How often do you receive an email that you know contains important info, but you're too busy to dig in or the call-to-action is too difficult to decipher? Been to a meeting where there is tons of talking but no real information being given? Chances are, your organization is a victim of over-communicating. Of course there are times when more information is needed for clarification but next time you send an email or schedule a meeting, really think about what actually needs to be communicated.
Get to the Point. Quickly.
You don't need to give extra details and complicate what you're asking your members to do. They don't necessarily need to be privy to every detail of the issue. People appreciate brevity. Before you compose an email, take time to think and jot down your main points to convey so you don't overdo it. Leave your members with a call-to-action so they know exactly what info you need from them.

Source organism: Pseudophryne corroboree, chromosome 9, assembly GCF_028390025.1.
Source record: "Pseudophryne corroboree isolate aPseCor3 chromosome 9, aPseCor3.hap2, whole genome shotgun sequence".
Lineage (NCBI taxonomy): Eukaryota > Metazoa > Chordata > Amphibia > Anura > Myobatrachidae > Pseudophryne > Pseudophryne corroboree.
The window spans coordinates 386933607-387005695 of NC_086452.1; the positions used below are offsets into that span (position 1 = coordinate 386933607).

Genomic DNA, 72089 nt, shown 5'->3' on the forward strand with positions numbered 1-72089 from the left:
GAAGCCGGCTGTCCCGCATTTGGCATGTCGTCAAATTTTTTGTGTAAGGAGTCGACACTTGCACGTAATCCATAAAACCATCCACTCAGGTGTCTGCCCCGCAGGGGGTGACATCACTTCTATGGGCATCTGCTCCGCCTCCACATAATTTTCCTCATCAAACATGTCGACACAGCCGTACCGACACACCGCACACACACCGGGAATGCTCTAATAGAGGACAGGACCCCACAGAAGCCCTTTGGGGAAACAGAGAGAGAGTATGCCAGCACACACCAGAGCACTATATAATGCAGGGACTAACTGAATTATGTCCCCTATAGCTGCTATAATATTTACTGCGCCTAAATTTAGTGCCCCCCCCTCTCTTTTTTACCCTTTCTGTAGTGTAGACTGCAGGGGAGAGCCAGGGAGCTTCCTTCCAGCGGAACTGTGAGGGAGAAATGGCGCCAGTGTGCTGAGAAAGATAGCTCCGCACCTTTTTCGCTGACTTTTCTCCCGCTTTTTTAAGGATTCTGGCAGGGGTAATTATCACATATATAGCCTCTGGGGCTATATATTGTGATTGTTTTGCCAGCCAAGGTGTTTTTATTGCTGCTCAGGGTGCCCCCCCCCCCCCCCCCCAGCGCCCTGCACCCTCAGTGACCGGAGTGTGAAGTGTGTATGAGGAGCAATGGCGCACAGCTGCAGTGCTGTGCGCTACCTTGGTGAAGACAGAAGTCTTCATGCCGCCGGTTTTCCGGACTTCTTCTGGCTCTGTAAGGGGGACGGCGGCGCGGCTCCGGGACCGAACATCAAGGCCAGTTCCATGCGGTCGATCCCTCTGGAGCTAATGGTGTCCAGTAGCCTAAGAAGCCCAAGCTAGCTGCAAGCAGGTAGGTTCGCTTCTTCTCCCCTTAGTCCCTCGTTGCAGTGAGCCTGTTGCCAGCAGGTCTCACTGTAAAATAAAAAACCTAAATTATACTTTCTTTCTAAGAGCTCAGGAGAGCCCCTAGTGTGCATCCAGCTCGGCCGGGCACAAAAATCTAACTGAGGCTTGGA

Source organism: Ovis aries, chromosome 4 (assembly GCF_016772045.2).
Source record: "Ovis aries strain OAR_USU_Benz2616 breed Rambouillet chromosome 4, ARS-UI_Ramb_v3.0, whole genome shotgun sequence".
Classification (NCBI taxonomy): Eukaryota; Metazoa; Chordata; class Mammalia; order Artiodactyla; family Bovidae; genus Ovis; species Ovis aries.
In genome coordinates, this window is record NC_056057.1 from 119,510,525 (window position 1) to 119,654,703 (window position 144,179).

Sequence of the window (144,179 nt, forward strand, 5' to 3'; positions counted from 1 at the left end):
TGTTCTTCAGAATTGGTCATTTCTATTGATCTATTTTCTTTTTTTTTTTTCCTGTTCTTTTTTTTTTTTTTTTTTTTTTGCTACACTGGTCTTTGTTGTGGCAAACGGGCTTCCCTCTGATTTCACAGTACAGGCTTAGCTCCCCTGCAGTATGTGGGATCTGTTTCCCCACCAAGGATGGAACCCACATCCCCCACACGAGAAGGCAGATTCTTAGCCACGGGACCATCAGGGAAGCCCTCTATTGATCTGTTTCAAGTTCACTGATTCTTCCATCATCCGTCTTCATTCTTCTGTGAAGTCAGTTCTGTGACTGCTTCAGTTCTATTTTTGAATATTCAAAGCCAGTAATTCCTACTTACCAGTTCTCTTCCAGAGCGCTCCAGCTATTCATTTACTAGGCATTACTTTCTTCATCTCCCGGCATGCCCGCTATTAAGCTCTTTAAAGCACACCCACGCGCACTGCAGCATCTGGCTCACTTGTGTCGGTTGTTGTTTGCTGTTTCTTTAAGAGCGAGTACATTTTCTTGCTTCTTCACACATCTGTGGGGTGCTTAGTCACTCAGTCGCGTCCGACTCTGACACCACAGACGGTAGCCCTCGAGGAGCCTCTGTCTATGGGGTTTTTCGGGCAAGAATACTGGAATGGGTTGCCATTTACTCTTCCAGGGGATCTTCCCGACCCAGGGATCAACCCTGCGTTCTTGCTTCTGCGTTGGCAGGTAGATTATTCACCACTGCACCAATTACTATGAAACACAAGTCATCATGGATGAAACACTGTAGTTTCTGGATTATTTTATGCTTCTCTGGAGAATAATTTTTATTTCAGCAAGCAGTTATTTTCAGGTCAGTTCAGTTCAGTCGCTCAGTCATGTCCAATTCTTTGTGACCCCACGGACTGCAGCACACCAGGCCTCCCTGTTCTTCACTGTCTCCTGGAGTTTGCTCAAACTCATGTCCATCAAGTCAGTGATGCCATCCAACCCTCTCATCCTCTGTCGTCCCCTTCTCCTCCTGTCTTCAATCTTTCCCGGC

The Magic of Three
Keeping it simple means no more than three issues or points. If there are more than three bolded topics, you run the risk of having your email skipped over to read later or deleted altogether. Your objective is "to tell the reader what time it is, you don’t need to explain how to build a clock!" (Telephone Doctor).
Use Bullets or Bold Text
On average, a business person receives 100 emails a day. With that volume, few readers have the time, patience, or concentration to sift through large blocks of text. Using bullets or bold text is a great way to pull out your most important points (no more than 3!) so they get the attention they deserve. End your email with a call-to-action, also in bold, to tell your reader exactly what you need from them.
Shorter is always sweeter when communicating. With the sheer volume of email and text that flows before us each day, your members will appreciate well-edited content and clear expectations of emails sent. By being clear and concise, you are forced to narrow down the important information and your reader will appreciate it.